The his sword and the marriage was

The contention was rejected and it was held that the customary ceremonies cannot be altered except by legislation such as the Special Marriage Act. The alteration cannot be made by a society or association of recent date. So it was held that the marriage was void.

In Ram Saran v. Mahabir Seivak, AIR 1934 PC 74, there was a Katar Marriage (i.e. Marriage to a sword). The bridegroom who was Kshatriya sent his sword and the marriage was performed with the sword. It was held that such a marriage was not valid.

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Lord Thankerton rejected the claims of the issues of the marriage to succession to their father’s Zamindari on the ground that they were illegitimate issue. This decision of the Privy Council emphasises the need for strictly observing the religious ceremonies to create the marital tie.

There may of course be a custom which dispenses with the need for observing the traditional religious ceremonies. Thus, In re Ponuswami, AIR 1950 Mad. 777, Chandra Reddy, J., held that the tying of a tali in the presence of an idol in the temple was a form of customary marriage and that even without any priests to officiate at the ceremony. There was thereby a complete marriage. The learned judge accordingly upheld a conviction for bigamy when the second marriage was thus celebrated.

In Dr. N.A. Mukerji v. State, AIR 1969 All. 489, a physician was prosecuted for bigamy by W1. She alleged that she married him thrice, firstly before the moon, secondly in Kali Temple by exchange of garland after taking seven steps and thirdly as an imitation of sikh marriage before Guru Granth Sahib.

It was held that such mock ceremonies will not constitute a valid marriage. Hence, the prosecution for bigamy has failed in the absence of proof the marriage based upon valid ceremonies.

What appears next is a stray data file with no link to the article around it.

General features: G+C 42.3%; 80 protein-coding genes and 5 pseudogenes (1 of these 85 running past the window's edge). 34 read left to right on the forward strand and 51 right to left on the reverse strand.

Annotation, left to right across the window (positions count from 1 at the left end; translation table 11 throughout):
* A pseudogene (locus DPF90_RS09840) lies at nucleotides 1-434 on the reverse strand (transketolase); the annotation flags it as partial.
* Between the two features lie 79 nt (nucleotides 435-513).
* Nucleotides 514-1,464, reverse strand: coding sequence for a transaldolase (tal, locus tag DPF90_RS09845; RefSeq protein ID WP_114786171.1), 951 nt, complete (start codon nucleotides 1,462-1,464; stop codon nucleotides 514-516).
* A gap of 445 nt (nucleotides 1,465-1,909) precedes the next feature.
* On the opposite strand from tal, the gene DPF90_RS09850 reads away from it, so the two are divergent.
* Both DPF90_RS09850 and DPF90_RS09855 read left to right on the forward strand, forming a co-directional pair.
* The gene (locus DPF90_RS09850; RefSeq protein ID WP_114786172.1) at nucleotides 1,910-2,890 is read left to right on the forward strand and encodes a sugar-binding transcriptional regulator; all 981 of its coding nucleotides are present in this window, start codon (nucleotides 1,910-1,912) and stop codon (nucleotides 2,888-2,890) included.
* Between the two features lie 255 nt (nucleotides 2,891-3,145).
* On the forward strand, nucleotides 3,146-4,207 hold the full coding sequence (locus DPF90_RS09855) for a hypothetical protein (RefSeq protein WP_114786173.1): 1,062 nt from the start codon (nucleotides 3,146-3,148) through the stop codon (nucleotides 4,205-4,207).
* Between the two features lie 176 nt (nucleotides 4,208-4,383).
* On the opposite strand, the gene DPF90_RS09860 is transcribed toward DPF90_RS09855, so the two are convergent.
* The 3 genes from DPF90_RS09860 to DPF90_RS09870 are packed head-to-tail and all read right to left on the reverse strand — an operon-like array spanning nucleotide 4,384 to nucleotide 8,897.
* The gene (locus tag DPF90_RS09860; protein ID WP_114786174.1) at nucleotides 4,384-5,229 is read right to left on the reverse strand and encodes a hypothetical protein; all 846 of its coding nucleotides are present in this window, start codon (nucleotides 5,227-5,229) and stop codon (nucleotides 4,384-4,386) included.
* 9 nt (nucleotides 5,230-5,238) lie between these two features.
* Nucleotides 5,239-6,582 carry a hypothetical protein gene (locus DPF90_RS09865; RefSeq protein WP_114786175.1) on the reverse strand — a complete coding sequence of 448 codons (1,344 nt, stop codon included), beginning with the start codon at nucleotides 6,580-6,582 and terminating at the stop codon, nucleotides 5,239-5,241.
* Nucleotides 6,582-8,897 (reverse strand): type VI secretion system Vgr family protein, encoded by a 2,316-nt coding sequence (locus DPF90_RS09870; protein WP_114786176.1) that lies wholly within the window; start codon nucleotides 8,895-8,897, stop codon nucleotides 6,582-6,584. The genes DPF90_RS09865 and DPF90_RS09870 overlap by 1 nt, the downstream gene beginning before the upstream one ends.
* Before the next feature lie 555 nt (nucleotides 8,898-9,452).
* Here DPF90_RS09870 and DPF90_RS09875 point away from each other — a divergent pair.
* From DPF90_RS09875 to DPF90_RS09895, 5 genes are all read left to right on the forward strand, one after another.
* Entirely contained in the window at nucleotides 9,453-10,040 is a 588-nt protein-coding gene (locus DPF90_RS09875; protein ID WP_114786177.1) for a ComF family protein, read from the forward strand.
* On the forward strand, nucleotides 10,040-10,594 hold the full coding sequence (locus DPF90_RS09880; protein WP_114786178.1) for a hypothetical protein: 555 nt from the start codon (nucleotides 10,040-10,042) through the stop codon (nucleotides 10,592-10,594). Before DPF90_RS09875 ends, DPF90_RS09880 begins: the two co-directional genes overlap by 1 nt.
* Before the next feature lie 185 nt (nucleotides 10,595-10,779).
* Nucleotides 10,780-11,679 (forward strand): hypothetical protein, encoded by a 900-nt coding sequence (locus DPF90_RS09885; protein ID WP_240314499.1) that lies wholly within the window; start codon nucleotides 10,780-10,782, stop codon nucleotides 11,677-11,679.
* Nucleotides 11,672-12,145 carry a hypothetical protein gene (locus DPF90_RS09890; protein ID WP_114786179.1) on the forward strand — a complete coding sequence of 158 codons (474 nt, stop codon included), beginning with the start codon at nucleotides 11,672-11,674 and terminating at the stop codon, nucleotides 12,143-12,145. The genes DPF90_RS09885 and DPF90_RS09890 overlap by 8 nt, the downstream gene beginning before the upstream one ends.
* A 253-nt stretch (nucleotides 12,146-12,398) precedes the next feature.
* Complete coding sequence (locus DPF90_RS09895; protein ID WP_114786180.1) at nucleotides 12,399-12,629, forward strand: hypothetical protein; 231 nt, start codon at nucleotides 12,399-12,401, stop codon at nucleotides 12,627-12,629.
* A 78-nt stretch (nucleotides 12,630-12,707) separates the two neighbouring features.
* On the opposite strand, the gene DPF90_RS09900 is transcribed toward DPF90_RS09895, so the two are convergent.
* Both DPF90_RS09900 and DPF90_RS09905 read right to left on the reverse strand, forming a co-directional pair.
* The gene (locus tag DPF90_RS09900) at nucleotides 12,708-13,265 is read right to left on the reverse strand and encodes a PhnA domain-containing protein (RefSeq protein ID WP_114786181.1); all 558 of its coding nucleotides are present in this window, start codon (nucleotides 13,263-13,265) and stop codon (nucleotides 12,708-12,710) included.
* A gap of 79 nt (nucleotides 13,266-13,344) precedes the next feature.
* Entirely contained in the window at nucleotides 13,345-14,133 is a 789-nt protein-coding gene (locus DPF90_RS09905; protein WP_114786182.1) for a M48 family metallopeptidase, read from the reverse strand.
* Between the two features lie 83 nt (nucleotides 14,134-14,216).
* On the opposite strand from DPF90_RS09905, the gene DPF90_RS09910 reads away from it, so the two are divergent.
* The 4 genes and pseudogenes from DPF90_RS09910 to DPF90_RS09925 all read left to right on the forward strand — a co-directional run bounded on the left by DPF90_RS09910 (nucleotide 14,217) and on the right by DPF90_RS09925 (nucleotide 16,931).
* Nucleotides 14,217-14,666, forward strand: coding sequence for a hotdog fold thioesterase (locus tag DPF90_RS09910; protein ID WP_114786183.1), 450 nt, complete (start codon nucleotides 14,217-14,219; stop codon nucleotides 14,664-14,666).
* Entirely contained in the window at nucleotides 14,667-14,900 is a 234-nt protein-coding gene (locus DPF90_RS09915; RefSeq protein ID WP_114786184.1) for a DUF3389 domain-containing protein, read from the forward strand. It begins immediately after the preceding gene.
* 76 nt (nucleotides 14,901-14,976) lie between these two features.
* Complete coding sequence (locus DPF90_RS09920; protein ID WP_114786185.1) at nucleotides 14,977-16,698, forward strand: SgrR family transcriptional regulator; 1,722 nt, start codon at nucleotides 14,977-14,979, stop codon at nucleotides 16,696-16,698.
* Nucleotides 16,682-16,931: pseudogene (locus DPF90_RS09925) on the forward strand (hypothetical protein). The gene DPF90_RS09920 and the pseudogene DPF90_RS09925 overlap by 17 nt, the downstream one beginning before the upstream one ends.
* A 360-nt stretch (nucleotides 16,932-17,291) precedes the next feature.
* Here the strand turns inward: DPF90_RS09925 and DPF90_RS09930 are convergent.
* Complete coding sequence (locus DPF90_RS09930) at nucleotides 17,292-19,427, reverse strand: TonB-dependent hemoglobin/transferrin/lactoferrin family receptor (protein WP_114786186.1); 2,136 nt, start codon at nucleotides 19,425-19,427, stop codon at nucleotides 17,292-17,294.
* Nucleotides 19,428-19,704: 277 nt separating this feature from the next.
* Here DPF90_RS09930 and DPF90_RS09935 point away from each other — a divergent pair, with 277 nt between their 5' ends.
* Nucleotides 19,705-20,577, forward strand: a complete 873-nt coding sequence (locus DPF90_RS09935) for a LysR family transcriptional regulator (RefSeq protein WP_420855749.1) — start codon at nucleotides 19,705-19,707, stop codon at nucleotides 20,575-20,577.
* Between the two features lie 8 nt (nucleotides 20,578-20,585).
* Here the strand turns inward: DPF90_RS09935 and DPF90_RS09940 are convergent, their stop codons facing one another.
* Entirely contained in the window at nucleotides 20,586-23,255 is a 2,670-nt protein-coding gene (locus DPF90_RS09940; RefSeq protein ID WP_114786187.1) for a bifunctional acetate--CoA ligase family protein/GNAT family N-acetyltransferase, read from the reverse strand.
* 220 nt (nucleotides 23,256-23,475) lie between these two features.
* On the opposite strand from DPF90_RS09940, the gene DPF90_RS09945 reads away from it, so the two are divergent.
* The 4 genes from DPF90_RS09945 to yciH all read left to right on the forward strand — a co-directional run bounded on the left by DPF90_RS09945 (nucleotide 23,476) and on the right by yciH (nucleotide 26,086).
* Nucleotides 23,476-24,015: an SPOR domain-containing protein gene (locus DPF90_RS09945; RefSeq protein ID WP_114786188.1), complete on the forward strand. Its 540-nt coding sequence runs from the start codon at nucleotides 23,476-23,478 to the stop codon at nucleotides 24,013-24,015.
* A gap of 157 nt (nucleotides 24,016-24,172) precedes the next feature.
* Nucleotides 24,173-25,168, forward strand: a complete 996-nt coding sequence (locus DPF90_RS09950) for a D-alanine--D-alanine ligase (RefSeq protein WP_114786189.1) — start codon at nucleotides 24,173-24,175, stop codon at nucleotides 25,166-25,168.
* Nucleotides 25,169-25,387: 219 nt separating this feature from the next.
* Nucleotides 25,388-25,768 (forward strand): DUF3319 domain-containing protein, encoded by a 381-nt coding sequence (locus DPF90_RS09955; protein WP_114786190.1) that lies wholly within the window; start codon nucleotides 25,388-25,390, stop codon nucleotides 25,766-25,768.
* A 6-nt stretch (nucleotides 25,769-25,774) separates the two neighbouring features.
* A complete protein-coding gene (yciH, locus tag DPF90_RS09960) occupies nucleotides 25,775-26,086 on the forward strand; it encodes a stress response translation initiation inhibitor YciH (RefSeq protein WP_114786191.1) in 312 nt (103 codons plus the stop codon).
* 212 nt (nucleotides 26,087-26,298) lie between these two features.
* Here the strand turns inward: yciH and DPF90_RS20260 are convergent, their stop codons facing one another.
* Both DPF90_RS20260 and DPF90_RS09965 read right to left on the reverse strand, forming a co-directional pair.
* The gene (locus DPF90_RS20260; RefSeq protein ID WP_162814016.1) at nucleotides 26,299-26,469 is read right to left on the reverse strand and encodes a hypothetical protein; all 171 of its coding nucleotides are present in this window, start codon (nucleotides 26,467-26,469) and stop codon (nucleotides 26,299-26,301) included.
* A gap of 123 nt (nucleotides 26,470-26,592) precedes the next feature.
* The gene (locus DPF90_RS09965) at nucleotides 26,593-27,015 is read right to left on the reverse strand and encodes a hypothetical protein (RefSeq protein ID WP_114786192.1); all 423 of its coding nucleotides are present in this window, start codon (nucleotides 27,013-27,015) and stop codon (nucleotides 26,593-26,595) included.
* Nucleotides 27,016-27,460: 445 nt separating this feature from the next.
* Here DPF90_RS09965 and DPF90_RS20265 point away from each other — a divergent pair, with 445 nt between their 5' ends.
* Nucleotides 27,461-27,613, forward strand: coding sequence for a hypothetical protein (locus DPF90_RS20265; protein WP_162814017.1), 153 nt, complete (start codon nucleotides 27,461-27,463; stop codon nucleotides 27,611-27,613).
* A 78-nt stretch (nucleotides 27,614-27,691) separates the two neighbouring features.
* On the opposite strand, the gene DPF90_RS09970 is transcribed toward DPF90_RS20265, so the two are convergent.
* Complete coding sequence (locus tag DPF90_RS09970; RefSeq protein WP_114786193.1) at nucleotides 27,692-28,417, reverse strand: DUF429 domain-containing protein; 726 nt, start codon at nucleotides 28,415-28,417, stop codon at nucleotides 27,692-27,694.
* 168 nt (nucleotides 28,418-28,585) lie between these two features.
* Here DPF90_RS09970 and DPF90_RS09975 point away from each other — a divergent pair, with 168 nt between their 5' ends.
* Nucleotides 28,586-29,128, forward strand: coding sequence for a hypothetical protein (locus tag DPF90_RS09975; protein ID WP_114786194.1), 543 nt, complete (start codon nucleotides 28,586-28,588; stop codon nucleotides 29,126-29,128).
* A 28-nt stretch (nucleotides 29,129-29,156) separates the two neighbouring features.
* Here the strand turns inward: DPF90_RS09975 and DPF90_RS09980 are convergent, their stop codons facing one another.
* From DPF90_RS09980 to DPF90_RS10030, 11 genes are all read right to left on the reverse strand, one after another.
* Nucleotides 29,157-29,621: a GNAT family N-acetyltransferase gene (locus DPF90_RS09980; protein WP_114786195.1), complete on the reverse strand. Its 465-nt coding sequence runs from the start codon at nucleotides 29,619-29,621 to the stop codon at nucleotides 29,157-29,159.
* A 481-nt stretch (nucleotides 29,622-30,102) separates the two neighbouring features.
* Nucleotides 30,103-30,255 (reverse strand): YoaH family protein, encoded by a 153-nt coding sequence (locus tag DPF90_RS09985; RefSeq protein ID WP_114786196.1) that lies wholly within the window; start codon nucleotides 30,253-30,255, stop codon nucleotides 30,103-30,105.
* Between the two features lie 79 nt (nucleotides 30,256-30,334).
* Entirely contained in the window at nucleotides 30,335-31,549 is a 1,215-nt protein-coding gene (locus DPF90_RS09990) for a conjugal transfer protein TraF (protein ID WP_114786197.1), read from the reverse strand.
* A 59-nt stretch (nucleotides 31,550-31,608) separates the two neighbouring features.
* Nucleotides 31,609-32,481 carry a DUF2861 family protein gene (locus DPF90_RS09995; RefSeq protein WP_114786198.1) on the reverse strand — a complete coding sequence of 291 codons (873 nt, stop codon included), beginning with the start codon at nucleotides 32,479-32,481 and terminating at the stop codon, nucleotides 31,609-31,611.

It would be thus seen that there is no valid marriage when the parties have not observed any religious ceremonies at all. When some ceremonies are observed the question whether they are sufficient, depend upon their conformity with the Panigrahanika ceremonial ending with Saptapadi or with the ceremonies prescribed by the customary law applicable to either the bride or the bridegroom.

Under s. 7 (2) non performance of any incidental ceremony in the marriage would not vitiate the validity of the marriage once the performance of saptapadi is proved. G.Lakshmi v. Garikapte Subba Rao, 1989 (1) ALT 503. So far as Tamil Nadu is concerned there is a specific Amendment. See Note 7.1. Supra.

It may be noted, however, that there is always a presumption of marriage under s. 114 of the Indian Evidence Act if there is a continued cohabitation between the parties unless contrary is proved. Performance of marriage cannot be proved by mere au thorisation letter for payment of the salary in which the alleged wife had mentioned the deceased as husband Mrs. Sudershan v. State, AIR 1988 Delhi 368.